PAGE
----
1. This forum section is a read-only archive which contains old newsgroup posts. If you wish to post a query, please do so in one of our main forum sections (here). This way you will get a faster, better response from the members on Motherboard Point.

Entry Level Embedded Software Engineer

Discussion in 'Embedded' started by Aaron, Jun 4, 2004.

  1. Aaron

    Aaron Guest

    I am set to finish my BS degree in computer engineering at the end of
    June. I really want to get into embedded systems, both design and
    programing. Over the last few months I have sent out about 200
    resumes to everyone I can think of that is in this field. I have yet
    to hear a response from anyone. I am applying for jobs all over the
    United States and am starting to get frustrated. Ideally I would like
    to land a job on one of the coasts. I have experience in embedded
    systems through school projects and projects in my free time but no
    "industry" experience
    I have two real problems:
    1. I didn't do too well my first year of college, but I've done
    really well ever sense. This means my GPA is around a 3.0 instead of
    like a 3.5 if you don't count my first year.
    2. I have industry experience but in the wrong area. I have allot of
    experience in IT and have my MCSE but I realized that this is not the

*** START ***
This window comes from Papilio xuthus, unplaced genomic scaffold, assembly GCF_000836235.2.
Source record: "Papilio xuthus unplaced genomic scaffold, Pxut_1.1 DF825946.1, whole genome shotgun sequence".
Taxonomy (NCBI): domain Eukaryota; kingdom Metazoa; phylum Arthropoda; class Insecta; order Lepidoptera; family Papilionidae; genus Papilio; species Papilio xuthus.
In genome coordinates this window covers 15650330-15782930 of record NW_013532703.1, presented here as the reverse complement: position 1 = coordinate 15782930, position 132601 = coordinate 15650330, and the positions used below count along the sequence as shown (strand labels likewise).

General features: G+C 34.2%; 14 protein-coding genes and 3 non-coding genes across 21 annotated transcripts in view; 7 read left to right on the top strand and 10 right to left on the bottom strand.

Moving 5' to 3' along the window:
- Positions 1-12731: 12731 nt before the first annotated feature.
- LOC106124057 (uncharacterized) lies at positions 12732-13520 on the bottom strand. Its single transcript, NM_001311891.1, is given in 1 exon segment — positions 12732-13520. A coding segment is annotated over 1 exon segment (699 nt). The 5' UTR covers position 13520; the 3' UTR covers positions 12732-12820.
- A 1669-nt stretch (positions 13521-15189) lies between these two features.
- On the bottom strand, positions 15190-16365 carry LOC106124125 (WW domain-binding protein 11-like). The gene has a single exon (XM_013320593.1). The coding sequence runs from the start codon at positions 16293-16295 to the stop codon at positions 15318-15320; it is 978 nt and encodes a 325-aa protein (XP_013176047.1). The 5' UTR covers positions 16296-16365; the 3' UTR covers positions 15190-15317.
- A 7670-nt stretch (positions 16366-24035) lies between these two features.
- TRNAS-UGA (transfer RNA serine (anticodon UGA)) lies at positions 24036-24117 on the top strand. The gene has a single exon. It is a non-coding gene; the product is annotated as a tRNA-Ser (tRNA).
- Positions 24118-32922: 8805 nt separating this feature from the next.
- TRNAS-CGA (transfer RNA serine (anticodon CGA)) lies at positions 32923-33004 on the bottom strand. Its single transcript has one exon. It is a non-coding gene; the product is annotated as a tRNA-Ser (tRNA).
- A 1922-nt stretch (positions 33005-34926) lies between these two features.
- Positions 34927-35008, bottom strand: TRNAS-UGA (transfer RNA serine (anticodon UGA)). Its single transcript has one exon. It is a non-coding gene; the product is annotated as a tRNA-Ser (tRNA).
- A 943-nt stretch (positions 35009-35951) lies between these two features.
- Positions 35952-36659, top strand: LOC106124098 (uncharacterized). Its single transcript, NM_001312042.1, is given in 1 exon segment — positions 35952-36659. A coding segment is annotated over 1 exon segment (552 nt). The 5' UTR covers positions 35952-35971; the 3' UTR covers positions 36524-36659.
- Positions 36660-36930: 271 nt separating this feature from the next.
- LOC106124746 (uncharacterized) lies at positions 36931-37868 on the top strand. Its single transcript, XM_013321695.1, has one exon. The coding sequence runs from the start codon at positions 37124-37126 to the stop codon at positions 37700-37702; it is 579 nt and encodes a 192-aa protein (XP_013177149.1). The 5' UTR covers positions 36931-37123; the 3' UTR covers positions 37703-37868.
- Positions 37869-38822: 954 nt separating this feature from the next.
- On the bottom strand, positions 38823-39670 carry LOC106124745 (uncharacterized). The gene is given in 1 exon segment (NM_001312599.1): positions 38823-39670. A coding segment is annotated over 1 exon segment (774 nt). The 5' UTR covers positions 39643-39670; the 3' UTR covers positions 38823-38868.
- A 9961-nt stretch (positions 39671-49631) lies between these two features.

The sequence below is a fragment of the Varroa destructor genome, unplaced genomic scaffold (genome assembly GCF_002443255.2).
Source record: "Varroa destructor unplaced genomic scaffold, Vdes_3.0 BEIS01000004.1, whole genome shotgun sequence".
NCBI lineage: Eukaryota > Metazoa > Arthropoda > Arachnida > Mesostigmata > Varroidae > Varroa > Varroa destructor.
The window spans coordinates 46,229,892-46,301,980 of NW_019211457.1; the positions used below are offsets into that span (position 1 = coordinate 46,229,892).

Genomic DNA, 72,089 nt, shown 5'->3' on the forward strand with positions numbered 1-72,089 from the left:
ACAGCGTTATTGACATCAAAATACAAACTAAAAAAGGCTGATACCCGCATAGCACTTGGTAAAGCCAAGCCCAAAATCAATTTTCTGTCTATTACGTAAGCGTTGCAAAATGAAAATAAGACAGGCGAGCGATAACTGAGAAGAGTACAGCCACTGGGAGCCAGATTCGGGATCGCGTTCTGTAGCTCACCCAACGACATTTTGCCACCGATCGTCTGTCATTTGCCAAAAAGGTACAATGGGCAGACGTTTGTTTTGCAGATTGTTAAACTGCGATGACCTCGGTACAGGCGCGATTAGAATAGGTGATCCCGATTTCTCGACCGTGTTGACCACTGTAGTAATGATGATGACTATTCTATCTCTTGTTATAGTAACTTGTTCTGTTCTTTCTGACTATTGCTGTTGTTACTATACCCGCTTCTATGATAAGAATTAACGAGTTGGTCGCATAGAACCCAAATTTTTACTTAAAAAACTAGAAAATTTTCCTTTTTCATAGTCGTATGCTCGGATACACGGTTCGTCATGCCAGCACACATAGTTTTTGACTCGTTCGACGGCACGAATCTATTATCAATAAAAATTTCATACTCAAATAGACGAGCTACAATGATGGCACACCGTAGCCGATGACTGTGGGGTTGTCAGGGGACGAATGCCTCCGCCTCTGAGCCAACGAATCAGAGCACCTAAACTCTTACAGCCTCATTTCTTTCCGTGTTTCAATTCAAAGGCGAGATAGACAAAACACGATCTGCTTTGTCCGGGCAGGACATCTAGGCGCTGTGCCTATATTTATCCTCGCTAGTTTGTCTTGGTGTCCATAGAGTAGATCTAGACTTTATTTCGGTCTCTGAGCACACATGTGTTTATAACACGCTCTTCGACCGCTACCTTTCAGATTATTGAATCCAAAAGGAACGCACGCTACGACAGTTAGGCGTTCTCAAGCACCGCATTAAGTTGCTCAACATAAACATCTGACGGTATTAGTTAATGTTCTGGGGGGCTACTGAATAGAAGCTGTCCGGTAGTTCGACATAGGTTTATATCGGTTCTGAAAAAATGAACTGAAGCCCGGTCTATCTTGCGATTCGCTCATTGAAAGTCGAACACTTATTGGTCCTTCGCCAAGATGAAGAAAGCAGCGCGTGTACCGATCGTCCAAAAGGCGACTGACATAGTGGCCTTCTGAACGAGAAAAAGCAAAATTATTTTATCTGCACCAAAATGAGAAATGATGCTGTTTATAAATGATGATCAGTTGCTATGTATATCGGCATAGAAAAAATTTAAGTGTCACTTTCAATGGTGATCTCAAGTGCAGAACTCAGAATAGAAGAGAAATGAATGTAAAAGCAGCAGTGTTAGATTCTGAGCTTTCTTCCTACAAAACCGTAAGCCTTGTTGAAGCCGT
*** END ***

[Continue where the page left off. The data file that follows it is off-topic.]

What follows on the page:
field i want to go into

    If anyone has any advise on how to get into the embedded systems field
    or know of anyone I should send my resume to. That would be really
    appreciated

    Thanks

    Aaron
     
    Aaron, Jun 4, 2004
    #1
    1. Advertisements

  2. Aaron

    Gary Kato Guest

    Over the last few months I have sent out about 200
    I've been programming 20 years and in the same boat, although I haven't sent
    200 resumes (more like 20). I certainly wish you well.

    How much hardware knowledge do you have? Have you tried sending resumes to
    places like Microchip Technology or Zilog or Motorola that make
    microcontrollers? You might be able to get in as an applications or field
    engineer. Did you ever interview with companies that came to campus? I know
    they go to colleges looking for recruits. You might also looking around places
    like www.hotjobs.com, www.monster.com, and www.dice.com. You can post your
    resume on those sites too for recruiters to look at. Matter of fact, the ONLY
    bit I've had so far was from a recruiter seeing my resume, and it was for a
    non-embedded job to boot.

    Don't limit yourself to embedded companies. The point is to get a job and get
    some experience and pay your bills. Once you have that, you can do some
    self-study and projects on your own to get that embedded experience. Even